Embracer Group (formerly THQ Nordic) have purchased the rights to Tolkien’s Lord of the Rings from the group who held them for over 50 years.
Embracer Group have, somewhat surprisingly, come out on top in terms of acquiring the extremely valuable rights to essentially the biggest IP in fantasy. One would assume they beat out other interested parties, including Amazon who currently have their own Lord of the Rings spin0ff nearing release.
The Swedish based Embracer Group, at least until recently, is predominantly known as a video game publisher. However, since their rebranding in 2019, they have been on an acquisition tear that has seen them diversify their media holdings.
For example, earlier this year Embracer Group purchased the rights to many video game properties (Tomb Raider, Deus Ex, Legacy of Kain and Thief) from Japanese publisher Square Enix for $300 million USD. This Lord of the Rings deal likely blasts that one out of the water though (official financial figures haven’t been released).
How the publisher plans to make their money back is up for debate, but it has been reported the deal, with original holders The Saul Zaentz Company, includes the right to make video games, films, series, theme park rides, theatre productions and board games. Essentially, everything bar the literary works themselves.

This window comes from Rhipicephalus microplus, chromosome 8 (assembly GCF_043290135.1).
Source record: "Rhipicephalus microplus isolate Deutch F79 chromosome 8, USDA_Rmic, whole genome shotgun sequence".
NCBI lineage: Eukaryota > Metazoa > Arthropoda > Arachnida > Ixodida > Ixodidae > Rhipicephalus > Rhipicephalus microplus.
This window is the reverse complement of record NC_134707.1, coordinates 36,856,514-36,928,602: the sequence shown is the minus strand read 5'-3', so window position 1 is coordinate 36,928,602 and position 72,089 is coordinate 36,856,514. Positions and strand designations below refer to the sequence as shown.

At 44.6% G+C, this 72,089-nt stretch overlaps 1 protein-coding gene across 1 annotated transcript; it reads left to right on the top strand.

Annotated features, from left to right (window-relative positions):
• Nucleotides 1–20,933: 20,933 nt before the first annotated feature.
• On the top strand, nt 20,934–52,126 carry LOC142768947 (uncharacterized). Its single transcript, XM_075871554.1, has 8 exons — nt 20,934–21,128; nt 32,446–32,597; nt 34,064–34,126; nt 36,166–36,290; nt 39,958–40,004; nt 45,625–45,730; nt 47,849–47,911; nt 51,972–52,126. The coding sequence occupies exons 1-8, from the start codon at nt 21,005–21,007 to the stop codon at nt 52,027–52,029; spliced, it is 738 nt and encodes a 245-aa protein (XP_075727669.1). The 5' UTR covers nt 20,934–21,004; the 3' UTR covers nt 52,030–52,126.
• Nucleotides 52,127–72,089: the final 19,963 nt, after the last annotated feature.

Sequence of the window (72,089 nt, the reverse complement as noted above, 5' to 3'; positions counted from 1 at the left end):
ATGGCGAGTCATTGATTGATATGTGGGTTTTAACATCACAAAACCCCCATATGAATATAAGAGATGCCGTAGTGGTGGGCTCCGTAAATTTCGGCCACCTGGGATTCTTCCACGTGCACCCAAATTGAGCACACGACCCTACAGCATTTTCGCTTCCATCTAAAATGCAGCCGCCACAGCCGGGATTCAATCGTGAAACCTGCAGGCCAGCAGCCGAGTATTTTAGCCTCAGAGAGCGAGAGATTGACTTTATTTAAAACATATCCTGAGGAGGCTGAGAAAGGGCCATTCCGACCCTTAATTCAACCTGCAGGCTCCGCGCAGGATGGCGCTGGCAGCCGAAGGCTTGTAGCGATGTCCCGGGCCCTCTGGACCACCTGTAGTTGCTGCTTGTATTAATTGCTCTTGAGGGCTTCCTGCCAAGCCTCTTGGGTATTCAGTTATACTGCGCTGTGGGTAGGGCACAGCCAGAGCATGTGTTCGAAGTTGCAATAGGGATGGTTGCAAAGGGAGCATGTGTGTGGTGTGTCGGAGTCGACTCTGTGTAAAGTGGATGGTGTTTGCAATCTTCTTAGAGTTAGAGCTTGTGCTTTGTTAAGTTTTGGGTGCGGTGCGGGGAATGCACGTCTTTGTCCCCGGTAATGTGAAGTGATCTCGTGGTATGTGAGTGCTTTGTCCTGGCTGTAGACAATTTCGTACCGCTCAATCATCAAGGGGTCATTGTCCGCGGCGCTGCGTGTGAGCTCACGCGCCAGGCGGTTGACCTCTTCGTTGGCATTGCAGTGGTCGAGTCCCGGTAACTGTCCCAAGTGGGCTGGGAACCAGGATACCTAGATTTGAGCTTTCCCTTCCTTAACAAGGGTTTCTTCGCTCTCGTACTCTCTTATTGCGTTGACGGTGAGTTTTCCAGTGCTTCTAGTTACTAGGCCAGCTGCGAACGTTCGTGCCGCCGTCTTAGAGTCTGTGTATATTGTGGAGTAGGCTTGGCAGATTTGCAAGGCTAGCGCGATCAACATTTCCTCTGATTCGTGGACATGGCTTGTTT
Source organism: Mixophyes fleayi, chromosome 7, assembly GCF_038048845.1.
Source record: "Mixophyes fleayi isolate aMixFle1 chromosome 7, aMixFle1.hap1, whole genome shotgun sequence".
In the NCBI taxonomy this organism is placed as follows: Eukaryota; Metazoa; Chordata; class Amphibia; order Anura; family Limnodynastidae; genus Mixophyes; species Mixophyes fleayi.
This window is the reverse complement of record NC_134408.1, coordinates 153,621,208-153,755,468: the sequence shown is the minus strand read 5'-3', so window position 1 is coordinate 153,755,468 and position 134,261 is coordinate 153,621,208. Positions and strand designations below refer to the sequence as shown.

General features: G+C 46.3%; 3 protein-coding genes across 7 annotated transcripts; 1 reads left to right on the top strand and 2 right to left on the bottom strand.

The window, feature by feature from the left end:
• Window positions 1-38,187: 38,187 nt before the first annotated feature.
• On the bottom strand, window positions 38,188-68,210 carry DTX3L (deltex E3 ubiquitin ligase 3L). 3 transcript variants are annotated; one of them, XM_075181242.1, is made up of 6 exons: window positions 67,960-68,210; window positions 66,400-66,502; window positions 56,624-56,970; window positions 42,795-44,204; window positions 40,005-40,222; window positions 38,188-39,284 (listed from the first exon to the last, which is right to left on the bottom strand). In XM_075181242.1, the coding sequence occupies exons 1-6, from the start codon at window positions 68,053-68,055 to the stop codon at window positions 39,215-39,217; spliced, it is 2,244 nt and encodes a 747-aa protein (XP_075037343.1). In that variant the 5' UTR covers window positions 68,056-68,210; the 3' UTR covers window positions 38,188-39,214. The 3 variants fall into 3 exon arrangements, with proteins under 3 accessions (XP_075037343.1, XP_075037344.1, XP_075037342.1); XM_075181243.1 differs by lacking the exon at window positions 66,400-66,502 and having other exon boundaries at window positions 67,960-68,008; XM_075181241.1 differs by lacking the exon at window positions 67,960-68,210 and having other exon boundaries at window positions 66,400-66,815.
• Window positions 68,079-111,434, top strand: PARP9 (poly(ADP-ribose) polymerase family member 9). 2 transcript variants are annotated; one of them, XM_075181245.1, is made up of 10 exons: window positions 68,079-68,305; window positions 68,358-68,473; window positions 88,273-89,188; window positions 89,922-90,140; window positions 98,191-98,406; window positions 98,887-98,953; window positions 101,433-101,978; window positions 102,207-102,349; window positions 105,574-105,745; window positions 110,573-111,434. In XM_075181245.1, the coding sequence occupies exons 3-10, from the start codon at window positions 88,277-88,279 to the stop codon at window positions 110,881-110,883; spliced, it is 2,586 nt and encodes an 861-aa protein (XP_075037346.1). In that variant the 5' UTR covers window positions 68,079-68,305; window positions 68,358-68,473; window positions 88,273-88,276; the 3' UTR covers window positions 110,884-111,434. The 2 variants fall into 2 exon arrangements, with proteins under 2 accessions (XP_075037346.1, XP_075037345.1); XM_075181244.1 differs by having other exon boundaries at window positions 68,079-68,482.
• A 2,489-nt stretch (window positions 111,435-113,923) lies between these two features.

This has led to online speculation that Embracer group has big plans for the IP, possibly at a scale that could compete with franchises such as Harry Potter, Star Wars and the Marvel Cinematic Universe.
Therefore, expect character-based spinoffs; how Aragorn became Strider, a Gandalf vs. the Balrog feature film, a sitcom focusing on town planning in The Shire…the possibilities are endless and exhausting.
At the time of writing this is all speculation, so take this writer’s words with a grain of salt. Nonetheless, one can safely assume Embracer Group have grand plans for the Lord of the Rings extended universe.
Reportedly, this acquisition will not affect Amazon’s right to continue with their Rings of Power series, possibly because the series in question is longer than 8 episodes. It could also be an exception due to a previously agreed contract.
This is a developing story so we’ll keep an eye out for future updates.